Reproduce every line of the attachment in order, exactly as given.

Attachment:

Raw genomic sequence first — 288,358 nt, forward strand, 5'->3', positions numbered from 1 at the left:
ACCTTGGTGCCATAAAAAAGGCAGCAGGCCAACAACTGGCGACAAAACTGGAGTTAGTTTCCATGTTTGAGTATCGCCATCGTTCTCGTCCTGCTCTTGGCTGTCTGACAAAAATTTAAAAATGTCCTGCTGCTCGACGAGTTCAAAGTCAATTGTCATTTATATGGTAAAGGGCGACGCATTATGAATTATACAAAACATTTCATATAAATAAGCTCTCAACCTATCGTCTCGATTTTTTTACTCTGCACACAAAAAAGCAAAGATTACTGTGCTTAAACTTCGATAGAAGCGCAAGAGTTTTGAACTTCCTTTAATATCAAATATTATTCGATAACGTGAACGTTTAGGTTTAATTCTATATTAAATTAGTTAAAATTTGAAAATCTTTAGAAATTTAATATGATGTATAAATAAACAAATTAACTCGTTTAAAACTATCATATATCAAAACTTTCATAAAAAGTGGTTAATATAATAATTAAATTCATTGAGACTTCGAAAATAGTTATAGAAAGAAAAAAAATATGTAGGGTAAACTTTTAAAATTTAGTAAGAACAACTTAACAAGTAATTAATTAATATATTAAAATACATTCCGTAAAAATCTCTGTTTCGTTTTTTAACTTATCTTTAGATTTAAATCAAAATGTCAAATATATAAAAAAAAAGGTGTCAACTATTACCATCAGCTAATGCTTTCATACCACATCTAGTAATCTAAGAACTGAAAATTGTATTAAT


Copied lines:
Raw genomic sequence first — 288,358 nt, forward strand, 5'->3', positions numbered from 1 at the left:
ACCTTGGTGCCATAAAAAAGGCAGCAGGCCAACAACTGGCGACAAAACTGGAGTTAGTTTCCATGTTTGAGTATCGCCATCGTTCTCGTCCTGCTCTTGGCTGTCTGACAAAAATTTAAAAATGTCCTGCTGCTCGACGAGTTCAAAGTCAATTGTCATTTATATGGTAAAGGGCGACGCATTATGAATTATACAAAACATTTCATATAAATAAGCTCTCAACCTATCGTCTCGATTTTTTTACTCTGCACACAAAAAAGCAAAGATTACTGTGCTTAAACTTCGATAGAAGCGCAAGAGTTTTGAACTTCCTTTAATATCAAATATTATTCGATAACGTGAACGTTTAGGTTTAATTCTATATTAAATTAGTTAAAATTTGAAAATCTTTAGAAATTTAATATGATGTATAAATAAACAAATTAACTCGTTTAAAACTATCATATATCAAAACTTTCATAAAAAGTGGTTAATATAATAATTAAATTCATTGAGACTTCGAAAATAGTTATAGAAAGAAAAAAAATATGTAGGGTAAACTTTTAAAATTTAGTAAGAACAACTTAACAAGTAATTAATTAATATATTAAAATACATTCCGTAAAAATCTCTGTTTCGTTTTTTAACTTATCTTTAGATTTAAATCAAAATGTCAAATATATAAAAAAAAAGGTGTCAACTATTACCATCAGCTAATGCTTTCATACCACATCTAGTAATCTAAGAACTGAAAATTGTATTAAT